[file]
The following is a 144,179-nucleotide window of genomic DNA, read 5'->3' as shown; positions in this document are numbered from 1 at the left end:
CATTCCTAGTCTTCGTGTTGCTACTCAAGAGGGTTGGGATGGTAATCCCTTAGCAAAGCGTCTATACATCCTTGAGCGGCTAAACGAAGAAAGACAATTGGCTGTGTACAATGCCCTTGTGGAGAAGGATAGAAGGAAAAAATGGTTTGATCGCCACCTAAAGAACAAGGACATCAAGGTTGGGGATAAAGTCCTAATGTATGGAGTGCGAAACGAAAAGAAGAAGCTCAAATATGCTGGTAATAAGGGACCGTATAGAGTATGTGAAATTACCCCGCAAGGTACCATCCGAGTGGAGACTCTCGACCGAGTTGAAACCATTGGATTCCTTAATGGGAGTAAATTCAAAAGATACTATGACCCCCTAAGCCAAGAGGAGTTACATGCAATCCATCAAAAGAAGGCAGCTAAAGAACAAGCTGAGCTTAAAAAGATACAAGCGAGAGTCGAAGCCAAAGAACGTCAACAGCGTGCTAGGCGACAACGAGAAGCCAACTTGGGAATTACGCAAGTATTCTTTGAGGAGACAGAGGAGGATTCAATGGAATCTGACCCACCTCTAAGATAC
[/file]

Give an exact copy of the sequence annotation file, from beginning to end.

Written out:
The following is a 144,179-nucleotide window of genomic DNA, read 5'->3' as shown; positions in this document are numbered from 1 at the left end:
CATTCCTAGTCTTCGTGTTGCTACTCAAGAGGGTTGGGATGGTAATCCCTTAGCAAAGCGTCTATACATCCTTGAGCGGCTAAACGAAGAAAGACAATTGGCTGTGTACAATGCCCTTGTGGAGAAGGATAGAAGGAAAAAATGGTTTGATCGCCACCTAAAGAACAAGGACATCAAGGTTGGGGATAAAGTCCTAATGTATGGAGTGCGAAACGAAAAGAAGAAGCTCAAATATGCTGGTAATAAGGGACCGTATAGAGTATGTGAAATTACCCCGCAAGGTACCATCCGAGTGGAGACTCTCGACCGAGTTGAAACCATTGGATTCCTTAATGGGAGTAAATTCAAAAGATACTATGACCCCCTAAGCCAAGAGGAGTTACATGCAATCCATCAAAAGAAGGCAGCTAAAGAACAAGCTGAGCTTAAAAAGATACAAGCGAGAGTCGAAGCCAAAGAACGTCAACAGCGTGCTAGGCGACAACGAGAAGCCAACTTGGGAATTACGCAAGTATTCTTTGAGGAGACAGAGGAGGATTCAATGGAATCTGACCCACCTCTAAGATAC